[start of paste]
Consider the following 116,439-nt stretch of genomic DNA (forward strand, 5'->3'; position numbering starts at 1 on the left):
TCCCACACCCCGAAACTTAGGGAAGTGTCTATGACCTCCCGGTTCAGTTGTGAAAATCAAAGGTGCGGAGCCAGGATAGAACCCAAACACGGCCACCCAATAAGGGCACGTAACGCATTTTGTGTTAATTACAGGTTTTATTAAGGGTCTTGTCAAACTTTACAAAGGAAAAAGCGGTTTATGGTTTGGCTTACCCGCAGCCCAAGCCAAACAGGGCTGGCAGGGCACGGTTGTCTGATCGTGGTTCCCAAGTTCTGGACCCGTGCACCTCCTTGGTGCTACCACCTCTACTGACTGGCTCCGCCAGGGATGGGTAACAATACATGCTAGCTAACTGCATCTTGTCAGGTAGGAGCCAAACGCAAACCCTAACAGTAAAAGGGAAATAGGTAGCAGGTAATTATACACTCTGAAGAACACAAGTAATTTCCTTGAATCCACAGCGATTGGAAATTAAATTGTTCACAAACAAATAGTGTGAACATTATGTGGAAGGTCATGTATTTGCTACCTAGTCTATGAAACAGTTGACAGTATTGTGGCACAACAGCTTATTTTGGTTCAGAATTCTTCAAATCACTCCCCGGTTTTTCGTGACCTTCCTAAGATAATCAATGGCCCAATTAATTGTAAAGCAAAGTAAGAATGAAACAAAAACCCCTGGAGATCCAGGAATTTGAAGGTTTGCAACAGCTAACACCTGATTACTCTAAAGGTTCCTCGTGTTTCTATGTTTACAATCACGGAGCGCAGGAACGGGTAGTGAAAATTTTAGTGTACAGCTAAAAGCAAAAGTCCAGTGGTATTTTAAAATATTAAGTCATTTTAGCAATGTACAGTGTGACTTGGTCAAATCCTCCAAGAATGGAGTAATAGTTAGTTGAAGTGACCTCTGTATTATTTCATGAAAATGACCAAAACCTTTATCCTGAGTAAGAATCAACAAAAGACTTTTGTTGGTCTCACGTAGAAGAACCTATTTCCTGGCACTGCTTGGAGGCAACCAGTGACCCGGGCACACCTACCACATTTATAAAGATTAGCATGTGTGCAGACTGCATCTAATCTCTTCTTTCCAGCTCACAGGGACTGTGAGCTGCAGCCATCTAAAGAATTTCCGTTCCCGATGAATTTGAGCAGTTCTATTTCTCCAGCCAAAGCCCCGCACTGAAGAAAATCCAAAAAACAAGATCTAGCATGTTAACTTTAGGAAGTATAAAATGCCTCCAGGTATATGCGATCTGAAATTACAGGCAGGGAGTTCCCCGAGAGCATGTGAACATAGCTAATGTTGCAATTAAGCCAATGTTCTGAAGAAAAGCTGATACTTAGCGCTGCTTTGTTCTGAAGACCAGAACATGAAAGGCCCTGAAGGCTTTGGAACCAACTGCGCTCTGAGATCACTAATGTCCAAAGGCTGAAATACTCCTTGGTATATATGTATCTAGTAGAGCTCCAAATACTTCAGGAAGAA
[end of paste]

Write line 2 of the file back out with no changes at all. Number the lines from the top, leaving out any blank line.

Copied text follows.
TCCCACACCCCGAAACTTAGGGAAGTGTCTATGACCTCCCGGTTCAGTTGTGAAAATCAAAGGTGCGGAGCCAGGATAGAACCCAAACACGGCCACCCAATAAGGGCACGTAACGCATTTTGTGTTAATTACAGGTTTTATTAAGGGTCTTGTCAAACTTTACAAAGGAAAAAGCGGTTTATGGTTTGGCTTACCCGCAGCCCAAGCCAAACAGGGCTGGCAGGGCACGGTTGTCTGATCGTGGTTCCCAAGTTCTGGACCCGTGCACCTCCTTGGTGCTACCACCTCTACTGACTGGCTCCGCCAGGGATGGGTAACAATACATGCTAGCTAACTGCATCTTGTCAGGTAGGAGCCAAACGCAAACCCTAACAGTAAAAGGGAAATAGGTAGCAGGTAATTATACACTCTGAAGAACACAAGTAATTTCCTTGAATCCACAGCGATTGGAAATTAAATTGTTCACAAACAAATAGTGTGAACATTATGTGGAAGGTCATGTATTTGCTACCTAGTCTATGAAACAGTTGACAGTATTGTGGCACAACAGCTTATTTTGGTTCAGAATTCTTCAAATCACTCCCCGGTTTTTCGTGACCTTCCTAAGATAATCAATGGCCCAATTAATTGTAAAGCAAAGTAAGAATGAAACAAAAACCCCTGGAGATCCAGGAATTTGAAGGTTTGCAACAGCTAACACCTGATTACTCTAAAGGTTCCTCGTGTTTCTATGTTTACAATCACGGAGCGCAGGAACGGGTAGTGAAAATTTTAGTGTACAGCTAAAAGCAAAAGTCCAGTGGTATTTTAAAATATTAAGTCATTTTAGCAATGTACAGTGTGACTTGGTCAAATCCTCCAAGAATGGAGTAATAGTTAGTTGAAGTGACCTCTGTATTATTTCATGAAAATGACCAAAACCTTTATCCTGAGTAAGAATCAACAAAAGACTTTTGTTGGTCTCACGTAGAAGAACCTATTTCCTGGCACTGCTTGGAGGCAACCAGTGACCCGGGCACACCTACCACATTTATAAAGATTAGCATGTGTGCAGACTGCATCTAATCTCTTCTTTCCAGCTCACAGGGACTGTGAGCTGCAGCCATCTAAAGAATTTCCGTTCCCGATGAATTTGAGCAGTTCTATTTCTCCAGCCAAAGCCCCGCACTGAAGAAAATCCAAAAAACAAGATCTAGCATGTTAACTTTAGGAAGTATAAAATGCCTCCAGGTATATGCGATCTGAAATTACAGGCAGGGAGTTCCCCGAGAGCATGTGAACATAGCTAATGTTGCAATTAAGCCAATGTTCTGAAGAAAAGCTGATACTTAGCGCTGCTTTGTTCTGAAGACCAGAACATGAAAGGCCCTGAAGGCTTTGGAACCAACTGCGCTCTGAGATCACTAATGTCCAAAGGCTGAAATACTCCTTGGTATATATGTATCTAGTAGAGCTCCAAATACTTCAGGAAGAA